Tuesday, June 13, 2017

The transfer game in WBB: Let's all play by the same rules

Felgemacher: from JMU to Radford

We have a confession to make and it's a doozy -- so much so that we hope you'll keep reading this blog after we come clean.

Ready? Ahem; here goes. We two LadySwish scribes, both of us I'm saying, gulp, gulp . . . oh, we shiver before we write this. . . .

We transferred when we were in college.

The testosterone one of us traded in Texas Christian University for sunny Santa Clara; despite loving the Lone Star state the Division I tennis athlete in him wanted more playing time, which the Broncos offered it. The prettier in pink one of us thought she wanted an adventure when she signed up for life in West Lafayette, Indiana's Purdue University coming all the way from Washington, D.C. But with Mom and Dad a plane ride away and collect calls a fortune (we had no cell phones back then, kids), homesickness won. She graduated with honors from George Washington, an adjustment that prepared her well for graduate school at Mizzou.

Where's the scandal, you ask? Didn't you hear us? We transferred. What's that? So what? You did, too, maybe? What's the big deal, we ask?

In fact, take a look at our schools and you'll find Jennie Simms transferred to Old Dominion. So did Shae Kelley, who then transferred again to Minnesota. Kelly Loftus transferred from Hofstra to ODU.

Ashley Perez left St. John's for James Madison. Kelly Koshuta left Virginia Tech for JMU; Amber Porter jumped ship in Stetson for the Dukes.

Savannah Felgemacher just left JMU for Radford. VCU just added St. John's Jordan Agustus. Tuuli Menna recently left Richmond for Manhattan. Khadedra Crocker is no longer a Hokie; she's at Norfolk State. George Mason? Where do we start? Nyla Milleson has brought in a plethora of kids who pledged their allegiance to other schools and recently landed Natalie Butler from UConn.

Loftus: From Hofstra to ODU
We could keep going, but instead we pause and ask again, what's the problem? There isn't one to us. If you wanna go somewhere else, by all means, go somewhere else. Isn't that what Marlene Stollings did, leaving VCU after two years to become coach at Minnesota? Kenny Brooks moved from Harrisonburg to Blacksburg.

 There's something called a coaching carousel in women's basketball circles; assistants come and go all the time as do head coaches (welcome to Norfolk, Nikki McCray-Penson).

But when a player wants to make the best choice for her? Egads!

Need we remind you of the whole saga surrounding Leticia Romero?

Coaches do what's best for them and nobody bats a lash. But players? We share Sherri Coale's recent remarks on transfers:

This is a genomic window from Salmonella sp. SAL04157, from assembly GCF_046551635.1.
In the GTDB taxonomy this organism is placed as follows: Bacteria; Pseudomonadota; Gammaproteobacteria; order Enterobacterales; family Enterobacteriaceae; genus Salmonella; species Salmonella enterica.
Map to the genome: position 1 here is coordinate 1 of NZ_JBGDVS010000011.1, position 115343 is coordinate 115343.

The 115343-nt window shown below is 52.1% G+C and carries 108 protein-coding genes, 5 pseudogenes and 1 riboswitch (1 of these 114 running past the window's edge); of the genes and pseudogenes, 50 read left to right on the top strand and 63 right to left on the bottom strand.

"It's hard to let them go because when you invest so deeply in something, it's really hard to walk away from it."

And later: "It's parasitic in that when players leave, they create holes in rosters."

Anne Donovan noted this last year about transfers, "It is freedom of choice; that is what we are known for in America, but it is a little bit disturbing. Nobody is safe."

We knock neither coach for her opinion, but we wanted to share ours. You only get four years to play and lots can happen in that period. The coach who recruited you could get fired or change jobs. The assistant you saw as a mentor could get fired or change jobs. You could get hurt. You could miss Mom and Dad more than you thought. You simply might change your mind. Maybe you want a different major. Maybe campus life wasn't what you thought it would be. Maybe the school is too big. Maybe  it's too small.

Maybe you hate the weather. Maybe things aren't as they appeared on the recruiting visit.

Yes, maybe you don't like the coach or maybe the coach runs you off. Let's not pretend that doesn't  happen.

Maybe the decision you made when you were 17 or 18 years old wasn't the right fit for you for a variety of reasons. We speak from experience. Remember, we transferred. It's hard to know exactly what you're getting into until you actually do it.

You see, transferring isn't some epidemic in the game stemming from today's entitled kids. It's a fact of life rooted in a variety of reasons and circumstances specific to the athlete.

That's why we'll take this a step further. Why penalize anyone for her choice? You have to sit out a whole year in women's basketball simply because you change your mind. Yet when a coach changes his or her mind, that's OK, accepted, part of the deal. Sports is a business for the coach, but when an athlete treats it as such, look out.

Division I athletes in football, baseball and men and women's basketball cannot play for a full year after transferring due to NCAA rules. They must sit out, we're told, because of the fear that schools will attempt to poach players and players might shift on a whim.

To us, this seems like a policy that benefits the school and the coach over the athlete. If a player doesn't get her release, she can be in a ridiculous holding pattern (exhibit A, Florida State's Romero; exhibit B from our state, Amanda Fioravanti. Virginia did not grant the release of a player who averaged 1.5 ppg and 1.1 rpg who left in spring 2014. Fioravanti had to sit out that semester and all of 2014-15 when she moved to St. Joseph's.)

Let's stop acting like transferring is a transgression. Consider it a fact of life. Nobody should be punished for it. Schools certainly don't have a problem when a high-profile transfer comes their way.